If people want to talk about a player who will be hard to replace, it should be quarterback Marques Hagans, who against Duke threw four touchdown passes for the first time at any level. The only time Hagans had thrown three TD passes in a college game was in 2003 at Western Michigan, where he made the first start of his career in place of an injured Matt Schaub and then was back at wide receiver for the next game.

Hagans was intercepted five times in the first two games -- as many interceptions as he yielded in 251 attempts last year -- but there was no problem with his accuracy versus Duke. He completed 13 of 23 passes against the Blue Devils, and that was with five dropped balls, including four in a row during the first quarter.

"If anybody is questioning his accuracy," Groh said after the Duke game, "it was not the head coach or the coaching staff or his teammates."

Nevertheless, the ball sailed on Hagans on several occasions at Syracuse, one on a ball that was intercepted and the second on a pass over the middle to Deyon Williams, who was alone at the Orange five-yard line.

Williams had one of the drops in the first quarter against Duke, but he came back with four receptions for 49 yards and two touchdowns. That marked the first two-TD game by a UVa wide receiver since 2002. Williams, who had 19 receptions during the 2004 season, had 16 catches through three games this year.

The coaches were so disenchanted with Williams last year that he was benched for the MPC Computers Bowl. He was replaced by true freshman Bud Davis, who had worked at defensive back for most of the season. Williams, who played in the game but did not catch a pass, apparently got the message and rededicated himself in the offseason.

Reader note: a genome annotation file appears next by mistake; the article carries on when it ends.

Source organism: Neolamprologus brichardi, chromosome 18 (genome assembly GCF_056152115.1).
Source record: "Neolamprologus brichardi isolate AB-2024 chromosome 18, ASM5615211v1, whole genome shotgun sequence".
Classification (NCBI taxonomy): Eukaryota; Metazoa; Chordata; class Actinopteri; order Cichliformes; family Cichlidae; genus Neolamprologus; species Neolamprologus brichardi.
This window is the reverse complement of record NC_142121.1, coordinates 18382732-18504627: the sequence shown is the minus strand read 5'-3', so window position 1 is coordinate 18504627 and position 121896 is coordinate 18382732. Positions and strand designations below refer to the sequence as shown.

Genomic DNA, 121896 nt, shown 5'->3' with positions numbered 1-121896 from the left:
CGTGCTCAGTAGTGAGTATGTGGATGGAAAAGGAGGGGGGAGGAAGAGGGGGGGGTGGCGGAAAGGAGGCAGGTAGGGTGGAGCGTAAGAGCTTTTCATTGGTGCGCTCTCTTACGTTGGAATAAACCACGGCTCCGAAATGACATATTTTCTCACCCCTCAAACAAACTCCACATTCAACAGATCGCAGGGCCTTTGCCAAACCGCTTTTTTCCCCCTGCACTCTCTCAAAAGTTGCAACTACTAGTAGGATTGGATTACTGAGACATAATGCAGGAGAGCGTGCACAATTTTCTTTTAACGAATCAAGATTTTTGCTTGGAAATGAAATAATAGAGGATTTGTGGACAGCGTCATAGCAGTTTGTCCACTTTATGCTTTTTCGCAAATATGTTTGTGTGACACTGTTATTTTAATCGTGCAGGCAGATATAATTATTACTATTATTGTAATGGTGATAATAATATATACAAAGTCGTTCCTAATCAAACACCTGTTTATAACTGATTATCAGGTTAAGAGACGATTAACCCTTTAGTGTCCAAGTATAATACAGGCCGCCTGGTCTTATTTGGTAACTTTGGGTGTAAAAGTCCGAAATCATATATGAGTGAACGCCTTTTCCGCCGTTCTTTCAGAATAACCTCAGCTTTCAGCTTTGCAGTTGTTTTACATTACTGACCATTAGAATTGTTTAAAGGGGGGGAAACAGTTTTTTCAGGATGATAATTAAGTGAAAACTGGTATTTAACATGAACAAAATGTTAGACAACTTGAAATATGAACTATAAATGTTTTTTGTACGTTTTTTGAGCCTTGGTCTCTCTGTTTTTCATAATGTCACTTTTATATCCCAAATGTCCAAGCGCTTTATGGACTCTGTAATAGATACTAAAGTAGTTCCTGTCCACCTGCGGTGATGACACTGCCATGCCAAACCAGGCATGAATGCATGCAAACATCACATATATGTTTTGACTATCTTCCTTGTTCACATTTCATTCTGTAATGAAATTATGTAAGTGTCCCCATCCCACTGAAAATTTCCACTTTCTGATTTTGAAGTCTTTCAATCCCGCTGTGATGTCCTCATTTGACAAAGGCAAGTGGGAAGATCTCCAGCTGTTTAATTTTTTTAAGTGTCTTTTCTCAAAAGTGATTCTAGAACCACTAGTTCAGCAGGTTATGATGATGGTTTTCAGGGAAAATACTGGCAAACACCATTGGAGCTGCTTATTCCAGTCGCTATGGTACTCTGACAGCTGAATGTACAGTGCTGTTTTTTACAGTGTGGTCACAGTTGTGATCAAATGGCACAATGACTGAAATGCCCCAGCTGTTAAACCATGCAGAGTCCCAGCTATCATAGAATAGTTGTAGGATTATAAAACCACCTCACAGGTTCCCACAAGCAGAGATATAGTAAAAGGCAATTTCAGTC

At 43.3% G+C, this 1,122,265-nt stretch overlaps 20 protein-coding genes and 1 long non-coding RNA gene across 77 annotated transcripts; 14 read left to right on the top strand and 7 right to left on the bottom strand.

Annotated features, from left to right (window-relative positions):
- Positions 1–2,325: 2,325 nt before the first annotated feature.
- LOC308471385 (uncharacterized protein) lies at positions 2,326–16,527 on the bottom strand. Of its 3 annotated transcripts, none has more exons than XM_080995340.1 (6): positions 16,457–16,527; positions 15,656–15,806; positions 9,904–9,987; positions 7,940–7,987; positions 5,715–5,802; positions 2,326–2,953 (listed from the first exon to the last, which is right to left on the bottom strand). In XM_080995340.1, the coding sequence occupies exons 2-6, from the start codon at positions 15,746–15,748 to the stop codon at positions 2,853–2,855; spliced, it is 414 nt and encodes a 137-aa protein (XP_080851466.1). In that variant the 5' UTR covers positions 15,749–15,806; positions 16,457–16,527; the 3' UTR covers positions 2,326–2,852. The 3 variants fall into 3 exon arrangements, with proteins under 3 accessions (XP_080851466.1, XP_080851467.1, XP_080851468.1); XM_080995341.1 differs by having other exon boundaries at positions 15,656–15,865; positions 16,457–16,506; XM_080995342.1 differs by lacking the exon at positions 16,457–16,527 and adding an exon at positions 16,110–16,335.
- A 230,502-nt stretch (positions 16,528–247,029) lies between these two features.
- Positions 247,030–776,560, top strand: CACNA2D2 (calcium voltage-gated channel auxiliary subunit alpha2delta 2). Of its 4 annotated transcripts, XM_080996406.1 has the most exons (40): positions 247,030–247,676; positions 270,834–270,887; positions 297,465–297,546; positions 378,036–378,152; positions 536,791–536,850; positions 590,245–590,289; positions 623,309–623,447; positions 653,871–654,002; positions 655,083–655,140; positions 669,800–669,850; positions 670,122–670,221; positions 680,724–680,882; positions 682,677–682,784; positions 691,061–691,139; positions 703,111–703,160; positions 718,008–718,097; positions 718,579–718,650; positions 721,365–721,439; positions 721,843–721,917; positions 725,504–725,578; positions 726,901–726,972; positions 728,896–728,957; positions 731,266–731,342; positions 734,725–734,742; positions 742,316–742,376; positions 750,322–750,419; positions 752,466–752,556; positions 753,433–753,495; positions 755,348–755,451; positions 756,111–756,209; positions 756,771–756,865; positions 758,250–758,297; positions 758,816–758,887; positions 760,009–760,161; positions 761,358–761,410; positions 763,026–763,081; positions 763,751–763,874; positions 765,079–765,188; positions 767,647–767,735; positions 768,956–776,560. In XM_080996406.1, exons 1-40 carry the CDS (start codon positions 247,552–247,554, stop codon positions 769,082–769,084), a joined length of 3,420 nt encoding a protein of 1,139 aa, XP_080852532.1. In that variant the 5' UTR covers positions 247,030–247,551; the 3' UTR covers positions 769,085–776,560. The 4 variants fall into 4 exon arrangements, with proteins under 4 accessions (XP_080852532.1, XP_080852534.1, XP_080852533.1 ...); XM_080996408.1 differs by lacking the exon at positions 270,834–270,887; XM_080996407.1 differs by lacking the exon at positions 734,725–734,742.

Williams, who didn't turn 20 until the day of the Duke game, has never lacked for athletic ability. He has the speed of a former trackman and, at 6-3 and 188 pounds, good size. (In fact, he may be bigger than 188; UVa has not furnished updated heights and weights.) He's also starting to get some toughness to him.

Hagans has been looking for Williams, and he's been looking for Tom Santi, a 6-5, 225-pound (but probably bigger) sophomore tight end who caught a 46-yard touchdown pass from Hagans on a seam route that was one of Heath Miller's favorites. Santi was not hit on the play, but he was coughing up blood as he returned to the bench and probably will be the object of some testing this week.

Even without Miller, who would have been a fifth-year senior this fall if he had not made himself available for the 2005 NFL draft, UVa is blessed with tight ends. Newcomer John Phillips (6-6, 240) had been on the field for one play from scrimmage when he caught an 11-yard TD pass from Hagans, dragging three Duke defenders into the end zone.

After rushing for 348 yards against Duke in 2004, when Alvin Pearman went for 223, the Cavaliers had only 110 this time. Wali Lundy, making his return after missing most of two games with a sprained foot, started but rushed for only 20 yards on 10 carries.

There is talent behind him in the form of junior Michael Johnson and redshirt freshman Cedric Peerman. Peerman (different spelling, no relation) looks to be the Cavaliers' tailback of the future, but Johnson, a speedster, remains a big-play threat. He had a 70-yard touchdown run against Syracuse and a 68-yard kickoff return against Duke.

Johnson occasionally lands in Groh's doghouse because of his fumbling, a trait he has shared this season with fullback Jason Snelling, who took a short pass in Duke territory in the second quarter, only to have the ball fly out of his hands as he headed upfield.

UVa ranked 114th out of 117 Division I-A teams in turnover margin after two games but had only the one turnover against the Blue Devils. On the flip side, the Cavaliers forced four turnovers, three of them on intercepted passes.

From all indications, the shift of defensive coordinator Al Golden to the secondary has been a good move. The defensive backs are tackling better, and they do not hesitate to turn around and check for the ball on long passes, a deficiency that grated on fans in the past.